Dr. Kerr, I presume?
Clark Ellis brings us a rare interview with British researcher Dr. Jonathan Kerr who is now living in Colombia.
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cfsac testimony- feedback welcome

Discussion in 'Action Alerts and Advocacy' started by sarahg, Oct 14, 2009.

  1. sarahg

    sarahg Admin Assistant

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    I also put this in the MAD group but thought I might get suggestions here as well. I am going to mull it over for a few hours and then send it. Any feedback or criticism is gladly welcomed. (also spelling/grammar checks-brain not at all what it once was!)





    Here are a list of things that I urge you to take action on. My name is Sarah Goodwin, I have been disabled by "CFS" for almost three years at this point. I was a healthy and active overachiever with a lot of plans for the future until I came done with a virus and my entire life caved in around me and took all that away. My career and educational goals have all been put on hold as I am barely able to care for myself at this point. I had just graduated college when I got this disease, I am now 25 years old.

    The CDC empiric definition is irreparably flawed and must be immediately and permanently discarded. Why is the CDC still using this definition when even the NIH finds it to be inaccurate and refuses to use it for research? Outside studies have shown that it leaves out the sickest patients, but picks up people who do not actually have what is traditionally medically defined as "CFS". Any research undertaken by the CDC using this definition will be a useless waste of taxpayer funds, not to mention will do more to confuse the body of science than to advance it. No further funding should be given to CDC if this definition is to be employed. How does CDC expect to conduct a truly scientific assessment of research by other groups, for instance recent findings on XMRV, if they insist on using an unscientific definition that all other research bodies refuse to employ?

    CBT and GET are not cures for this disease and it is dangerous for government researchers to suggest that they are. GET has been proven in study after study to make a far higher percentage of patients worse than to improve, regardless of what type of person is overseeing the treatment. If GET were a drug it would be taken off the market, so why would anyone in a position of authority advocate it? Pacing and energy conservation has sound science behind it, but are all but ignored by the CDC researchers. Why is William Reeves, who is billed as a virologist on payroll of the Emory University Psychiatry department? Does this not present a conflict of interest? I cannot underemphasize that I feel we are on a slipperly slope here as much of the current research into this physical disease is being overseen by the Emory University Psychiatry department through the CDC.This is not where answers are going to be found and it is a tragic and negligent waste of taxpayer money to suggest otherwise. By the CDC's own admission this is a physical disease. Why are they consulting so many psychiatrists? If Peter White, a UK psychiatrist is used as an external reviewer of the CDC programs, he should not be consulted about the programs regularly. CDC should be forced to sever all ties with Peter White and bring in consultants and reviewers of a broader range of scientific views, they should be required to have biological knowledge of this disease, how else will a cure, treatment or prevention ever come about? We need to get the psychiatrists out of this physical disease so they can spend their time helping people who truely and desperately need their help- those with actual psychiatric diseases.


    If the CDC is not willing to participate in finding a CURE for this disease than their funding should be zeroed out and given to an agency or group that will.The entire investigative team that is working on CDC CFS projects needs to be let go and a team of researchers who will actually help find a cure brought in. At this point how many chances are you willing to give them? Secretary Sebelius must make this a priority and do whatever it takes to get a research team who is more interested in science than organizational politics, saving face and psychologizing physical diseases. Higher ups within the organization need to be taken to task and made aware that the time for foot dragging, stalling and dishonest research is past. This is not a problem that starts and ends with William Reeves and his employees, the administration of the CDC needs to know in no uncertain terms that this type of waste cannot be tolerated.This is a call that is coming from all major organizations that deal with CFS, yet it has been continously ignored. The time to act is now. We cannot waste the money we have on research projects that are not geared towards finding a cure. There have been undeniably scandalous problems with the CDC's CFS programs for over 25 years and I cannot help but think that if things had been different in all of these years I, and others more recently affected, might never have come down with this disease or would have had a cure immediately. The time for second third and fourth chances was over a long time ago.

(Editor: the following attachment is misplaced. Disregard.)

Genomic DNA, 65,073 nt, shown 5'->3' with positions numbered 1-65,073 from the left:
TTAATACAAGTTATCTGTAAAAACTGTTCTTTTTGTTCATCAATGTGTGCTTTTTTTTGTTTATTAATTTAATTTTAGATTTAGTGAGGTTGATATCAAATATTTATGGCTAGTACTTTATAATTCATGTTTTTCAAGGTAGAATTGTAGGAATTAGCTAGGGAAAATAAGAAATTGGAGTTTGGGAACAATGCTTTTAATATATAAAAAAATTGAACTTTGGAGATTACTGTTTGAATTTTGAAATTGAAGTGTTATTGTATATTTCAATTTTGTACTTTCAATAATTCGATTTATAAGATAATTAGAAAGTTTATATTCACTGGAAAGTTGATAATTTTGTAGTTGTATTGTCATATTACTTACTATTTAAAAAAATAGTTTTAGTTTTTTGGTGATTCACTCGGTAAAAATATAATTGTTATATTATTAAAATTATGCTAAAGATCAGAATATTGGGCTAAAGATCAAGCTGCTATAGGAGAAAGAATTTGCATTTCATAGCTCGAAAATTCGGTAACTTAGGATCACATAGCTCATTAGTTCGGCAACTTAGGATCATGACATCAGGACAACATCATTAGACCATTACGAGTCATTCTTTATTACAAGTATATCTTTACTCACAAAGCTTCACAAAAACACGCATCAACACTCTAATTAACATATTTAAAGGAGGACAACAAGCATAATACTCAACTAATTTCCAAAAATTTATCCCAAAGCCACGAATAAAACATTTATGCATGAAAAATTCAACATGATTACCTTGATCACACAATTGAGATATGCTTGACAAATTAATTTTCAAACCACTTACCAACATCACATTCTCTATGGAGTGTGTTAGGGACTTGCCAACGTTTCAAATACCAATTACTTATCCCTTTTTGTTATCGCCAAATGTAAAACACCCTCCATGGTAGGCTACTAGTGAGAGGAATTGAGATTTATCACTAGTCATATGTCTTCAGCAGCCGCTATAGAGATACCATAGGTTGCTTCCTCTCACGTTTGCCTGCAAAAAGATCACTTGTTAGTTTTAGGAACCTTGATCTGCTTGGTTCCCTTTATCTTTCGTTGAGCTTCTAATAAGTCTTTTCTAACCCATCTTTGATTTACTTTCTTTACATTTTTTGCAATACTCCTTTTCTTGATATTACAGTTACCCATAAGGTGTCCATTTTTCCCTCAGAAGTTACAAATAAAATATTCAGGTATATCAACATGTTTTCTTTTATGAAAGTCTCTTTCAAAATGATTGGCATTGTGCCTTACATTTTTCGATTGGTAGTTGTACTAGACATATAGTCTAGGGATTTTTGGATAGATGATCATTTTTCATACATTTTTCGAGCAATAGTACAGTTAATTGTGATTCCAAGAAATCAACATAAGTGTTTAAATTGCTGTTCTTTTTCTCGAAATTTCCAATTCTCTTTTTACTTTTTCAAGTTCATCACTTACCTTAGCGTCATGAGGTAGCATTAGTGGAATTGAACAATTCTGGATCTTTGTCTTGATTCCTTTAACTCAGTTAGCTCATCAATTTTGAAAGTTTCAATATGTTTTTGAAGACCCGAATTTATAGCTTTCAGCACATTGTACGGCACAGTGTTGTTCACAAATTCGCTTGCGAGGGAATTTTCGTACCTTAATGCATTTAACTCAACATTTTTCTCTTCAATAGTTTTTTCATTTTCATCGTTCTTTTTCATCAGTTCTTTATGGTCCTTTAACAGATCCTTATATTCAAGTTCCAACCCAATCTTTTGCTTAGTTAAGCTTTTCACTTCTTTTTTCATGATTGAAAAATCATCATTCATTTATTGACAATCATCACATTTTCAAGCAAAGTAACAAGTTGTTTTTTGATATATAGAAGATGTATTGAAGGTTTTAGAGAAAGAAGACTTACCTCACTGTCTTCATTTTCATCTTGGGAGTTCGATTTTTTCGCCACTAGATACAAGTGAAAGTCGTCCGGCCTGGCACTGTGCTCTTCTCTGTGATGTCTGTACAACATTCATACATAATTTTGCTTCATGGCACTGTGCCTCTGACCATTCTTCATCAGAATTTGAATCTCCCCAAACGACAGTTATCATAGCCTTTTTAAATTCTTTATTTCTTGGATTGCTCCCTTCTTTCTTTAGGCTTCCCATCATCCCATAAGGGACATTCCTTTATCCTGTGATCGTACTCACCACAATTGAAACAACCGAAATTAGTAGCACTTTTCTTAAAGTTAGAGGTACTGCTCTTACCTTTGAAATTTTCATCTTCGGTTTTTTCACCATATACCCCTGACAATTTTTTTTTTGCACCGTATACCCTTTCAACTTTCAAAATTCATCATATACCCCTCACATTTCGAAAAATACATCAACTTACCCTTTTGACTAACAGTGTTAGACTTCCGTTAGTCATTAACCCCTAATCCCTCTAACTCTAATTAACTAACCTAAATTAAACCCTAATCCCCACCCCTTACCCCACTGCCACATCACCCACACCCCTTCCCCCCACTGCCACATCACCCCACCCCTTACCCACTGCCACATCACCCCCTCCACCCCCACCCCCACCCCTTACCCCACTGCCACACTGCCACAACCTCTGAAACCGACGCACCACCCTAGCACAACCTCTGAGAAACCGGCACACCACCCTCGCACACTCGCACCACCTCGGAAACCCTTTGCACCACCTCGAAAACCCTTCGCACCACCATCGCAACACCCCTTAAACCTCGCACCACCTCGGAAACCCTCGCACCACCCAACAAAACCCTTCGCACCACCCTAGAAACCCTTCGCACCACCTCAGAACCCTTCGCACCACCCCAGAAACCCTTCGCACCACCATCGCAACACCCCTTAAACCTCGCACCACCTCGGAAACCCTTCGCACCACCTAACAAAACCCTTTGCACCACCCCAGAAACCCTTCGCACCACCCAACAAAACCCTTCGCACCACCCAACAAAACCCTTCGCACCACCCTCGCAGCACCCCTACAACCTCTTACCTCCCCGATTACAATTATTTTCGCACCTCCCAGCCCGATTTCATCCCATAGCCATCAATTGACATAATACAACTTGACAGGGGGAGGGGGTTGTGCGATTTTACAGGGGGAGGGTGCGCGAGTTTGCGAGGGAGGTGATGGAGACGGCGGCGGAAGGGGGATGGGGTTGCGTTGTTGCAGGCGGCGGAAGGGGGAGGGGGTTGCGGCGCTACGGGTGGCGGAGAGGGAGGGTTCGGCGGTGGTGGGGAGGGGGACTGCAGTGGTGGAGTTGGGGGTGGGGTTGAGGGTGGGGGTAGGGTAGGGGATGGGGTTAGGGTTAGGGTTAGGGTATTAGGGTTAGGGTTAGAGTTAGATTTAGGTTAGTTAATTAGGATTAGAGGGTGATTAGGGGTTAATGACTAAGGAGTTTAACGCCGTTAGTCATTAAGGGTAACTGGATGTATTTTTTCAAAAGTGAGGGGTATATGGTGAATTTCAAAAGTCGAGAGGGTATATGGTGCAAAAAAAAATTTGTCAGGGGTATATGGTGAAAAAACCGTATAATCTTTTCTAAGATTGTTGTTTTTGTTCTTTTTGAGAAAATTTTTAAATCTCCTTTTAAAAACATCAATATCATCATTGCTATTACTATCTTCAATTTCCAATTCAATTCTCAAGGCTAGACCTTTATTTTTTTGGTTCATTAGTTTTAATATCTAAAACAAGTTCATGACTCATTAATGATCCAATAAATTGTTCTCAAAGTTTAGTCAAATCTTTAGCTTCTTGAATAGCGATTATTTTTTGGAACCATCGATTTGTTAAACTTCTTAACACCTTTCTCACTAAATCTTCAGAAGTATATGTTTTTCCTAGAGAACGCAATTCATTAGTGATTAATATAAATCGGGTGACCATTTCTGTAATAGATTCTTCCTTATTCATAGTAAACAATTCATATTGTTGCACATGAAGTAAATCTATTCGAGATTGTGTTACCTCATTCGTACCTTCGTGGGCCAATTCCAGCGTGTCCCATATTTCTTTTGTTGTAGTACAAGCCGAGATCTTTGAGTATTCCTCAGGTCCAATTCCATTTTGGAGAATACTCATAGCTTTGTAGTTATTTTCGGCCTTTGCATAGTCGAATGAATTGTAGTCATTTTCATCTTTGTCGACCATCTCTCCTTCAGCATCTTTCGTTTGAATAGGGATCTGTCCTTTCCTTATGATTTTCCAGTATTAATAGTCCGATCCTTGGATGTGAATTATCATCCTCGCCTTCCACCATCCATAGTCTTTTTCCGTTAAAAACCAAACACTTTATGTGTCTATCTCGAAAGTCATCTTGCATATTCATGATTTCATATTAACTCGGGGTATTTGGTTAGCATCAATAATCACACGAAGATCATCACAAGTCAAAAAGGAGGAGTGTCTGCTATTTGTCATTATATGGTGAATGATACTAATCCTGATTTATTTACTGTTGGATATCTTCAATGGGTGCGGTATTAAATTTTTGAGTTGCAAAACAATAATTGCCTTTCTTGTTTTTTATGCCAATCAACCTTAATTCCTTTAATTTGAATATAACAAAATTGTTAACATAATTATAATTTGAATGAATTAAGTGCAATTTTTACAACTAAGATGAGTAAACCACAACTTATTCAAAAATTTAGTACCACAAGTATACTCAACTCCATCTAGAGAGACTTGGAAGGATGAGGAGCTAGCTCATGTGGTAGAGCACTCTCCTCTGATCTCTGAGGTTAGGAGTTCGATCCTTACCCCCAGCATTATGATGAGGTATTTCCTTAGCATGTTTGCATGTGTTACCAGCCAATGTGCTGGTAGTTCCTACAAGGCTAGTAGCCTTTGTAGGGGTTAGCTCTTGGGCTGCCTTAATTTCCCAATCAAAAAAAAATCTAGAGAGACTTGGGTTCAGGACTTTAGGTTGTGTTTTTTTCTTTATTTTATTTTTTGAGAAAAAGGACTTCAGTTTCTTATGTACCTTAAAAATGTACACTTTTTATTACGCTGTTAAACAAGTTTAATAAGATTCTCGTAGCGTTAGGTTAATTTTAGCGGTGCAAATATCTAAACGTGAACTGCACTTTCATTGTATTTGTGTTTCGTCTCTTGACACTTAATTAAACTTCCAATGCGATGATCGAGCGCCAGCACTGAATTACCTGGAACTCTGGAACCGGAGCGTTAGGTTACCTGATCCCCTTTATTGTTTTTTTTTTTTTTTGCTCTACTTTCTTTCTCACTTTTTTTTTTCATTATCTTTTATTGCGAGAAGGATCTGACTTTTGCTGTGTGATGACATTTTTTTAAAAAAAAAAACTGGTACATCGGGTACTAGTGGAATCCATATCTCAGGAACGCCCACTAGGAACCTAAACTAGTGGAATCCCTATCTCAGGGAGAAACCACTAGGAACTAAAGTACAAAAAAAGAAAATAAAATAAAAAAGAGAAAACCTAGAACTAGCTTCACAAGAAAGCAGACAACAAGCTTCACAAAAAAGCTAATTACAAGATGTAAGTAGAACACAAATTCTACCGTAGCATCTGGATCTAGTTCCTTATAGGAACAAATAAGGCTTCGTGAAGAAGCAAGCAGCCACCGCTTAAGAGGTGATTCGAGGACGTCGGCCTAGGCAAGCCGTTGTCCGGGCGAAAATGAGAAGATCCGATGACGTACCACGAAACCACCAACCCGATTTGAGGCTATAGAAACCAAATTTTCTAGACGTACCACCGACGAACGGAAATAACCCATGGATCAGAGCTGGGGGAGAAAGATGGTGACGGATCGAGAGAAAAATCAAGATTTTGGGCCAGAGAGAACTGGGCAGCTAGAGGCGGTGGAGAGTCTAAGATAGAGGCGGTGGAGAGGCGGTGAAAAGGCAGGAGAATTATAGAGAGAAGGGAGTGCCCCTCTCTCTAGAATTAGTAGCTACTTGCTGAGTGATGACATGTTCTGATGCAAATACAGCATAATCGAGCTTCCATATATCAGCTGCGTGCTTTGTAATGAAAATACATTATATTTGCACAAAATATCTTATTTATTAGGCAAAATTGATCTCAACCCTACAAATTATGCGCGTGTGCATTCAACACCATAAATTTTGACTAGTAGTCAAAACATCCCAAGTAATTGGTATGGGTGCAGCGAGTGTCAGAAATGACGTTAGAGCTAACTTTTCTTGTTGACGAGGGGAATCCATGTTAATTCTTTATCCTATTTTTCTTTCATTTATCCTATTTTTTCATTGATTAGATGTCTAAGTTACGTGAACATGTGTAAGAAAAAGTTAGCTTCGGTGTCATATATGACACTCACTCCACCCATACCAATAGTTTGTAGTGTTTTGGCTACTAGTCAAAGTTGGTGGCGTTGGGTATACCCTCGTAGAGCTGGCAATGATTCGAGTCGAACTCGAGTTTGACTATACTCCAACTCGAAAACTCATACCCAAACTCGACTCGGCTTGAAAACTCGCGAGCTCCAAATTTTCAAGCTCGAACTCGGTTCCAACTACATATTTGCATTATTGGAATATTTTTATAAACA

A GAO investigation is needed immediately into contracts with Emory university while CDC officials are benefiting financially from this partnership, in a glaring conflict of interest. as well as into work done by ABT associates contractors, who appear to have been paid for work never completed, and work not done at all as it was contracted. Perhaps a congressional investigation would be more appropriate. At this point though, taxpayer funding is being carelessly squandered on research that brings us no closer to health.

    Why hasn't the CDC responded to critiques of it's program and five year plan that have come from researchers and organizations? how can a plan be comprehensive if you take the word of four people (the external review team) and ignore the concerns of tens of thousands? If the CDC is not willing to take any suggestions from researchers with far more knowledge than patients like me, why should they they be conducting research at all? The five year plan needs to be restarted from scratch with genuine imput from all concerned parties.